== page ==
January 16, 2018
Mike Cassidy
Mike is lead storyteller at Signifyd. A former journalist, he covers e-commerce and the way automation is changing digital commerce. He's a retail geek. And, as a White Sox fan, he's also resilient.

NRF Takeaway: AI Plus Humans Can Improve the Customer Experience

The good news for retailers at the dawn of 2018 is that there is a nearly endless variety of technologies to help them compete in a time of unprecedented competition.

The bad news? That’s not the whole answer. 

Or maybe that’s the good news. Humans are still integral to providing the kind of customer experience that consumers expect from the time they browse a retailer’s website until well after their package is delivered. 

I spoke to Fluent Commerce Graham Jackson this week about the mix of human and machine in retail at NRF’s Big Show.

In the video below, Jackson, whose company helps retailers wrangle the vast amounts of data they collect, talks about the role of technology. And he offers a prescription for helping build the kind of experience that customers have come to expect.

 As retailers’ perspective moves away from “omnichannel” to the notion that shopping is shopping and those who think in terms of channels are doomed, the way they think about deploying technology is evolving, too.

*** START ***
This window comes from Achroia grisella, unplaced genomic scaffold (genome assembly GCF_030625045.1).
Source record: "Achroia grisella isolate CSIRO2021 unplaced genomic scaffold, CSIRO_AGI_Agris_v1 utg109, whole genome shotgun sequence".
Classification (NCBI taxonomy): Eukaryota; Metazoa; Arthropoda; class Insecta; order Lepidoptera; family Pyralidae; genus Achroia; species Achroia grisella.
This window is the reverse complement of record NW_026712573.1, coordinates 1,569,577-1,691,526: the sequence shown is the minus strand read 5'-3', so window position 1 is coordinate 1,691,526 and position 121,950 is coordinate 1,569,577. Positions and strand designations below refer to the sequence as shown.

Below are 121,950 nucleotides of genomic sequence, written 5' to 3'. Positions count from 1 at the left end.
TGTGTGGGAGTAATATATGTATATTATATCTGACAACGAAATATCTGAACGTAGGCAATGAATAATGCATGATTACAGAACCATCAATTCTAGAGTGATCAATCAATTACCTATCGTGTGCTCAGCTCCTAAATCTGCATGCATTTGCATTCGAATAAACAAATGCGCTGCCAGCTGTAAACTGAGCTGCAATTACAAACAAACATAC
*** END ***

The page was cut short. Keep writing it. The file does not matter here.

Among other things, there is an increased focus on artificial intelligence, machine learning and innovations that can ensure that attention to the customer experience doesn’t break down once a consumer clicks the buy button. 

Just as artificial intelligence is powerful tool in acquiring customers through personalization, better site and organic search, it can be unleashed to make sure the customer continues to be the center of attention through order management, fraud management, picking and packing, delivery, customer support and even returns. 

Technology helps build the customer experience after the buy button

While it’s true that consumers don’t see much of what happens once they’ve clicked the buy button, it’s clearly crucial, according to consumer surveys that show how much they value on-time delivery and clear and flexible return policies

Like nearly everything in ecommerce, consumer expectations are being set by Amazon. While competitors don’t need to match the Seattle behemoth in every area (in fact, differentiation is an effective strategy) the basics of keeping customers happy is essential to earning a customer for life. 

Luckily, as technology races forward, achieving that goal is more possible than ever.

Contact Mike Cassidy at mike.cassidy@signifyd.com; follow him on Twitter at @mikecassidy.

 
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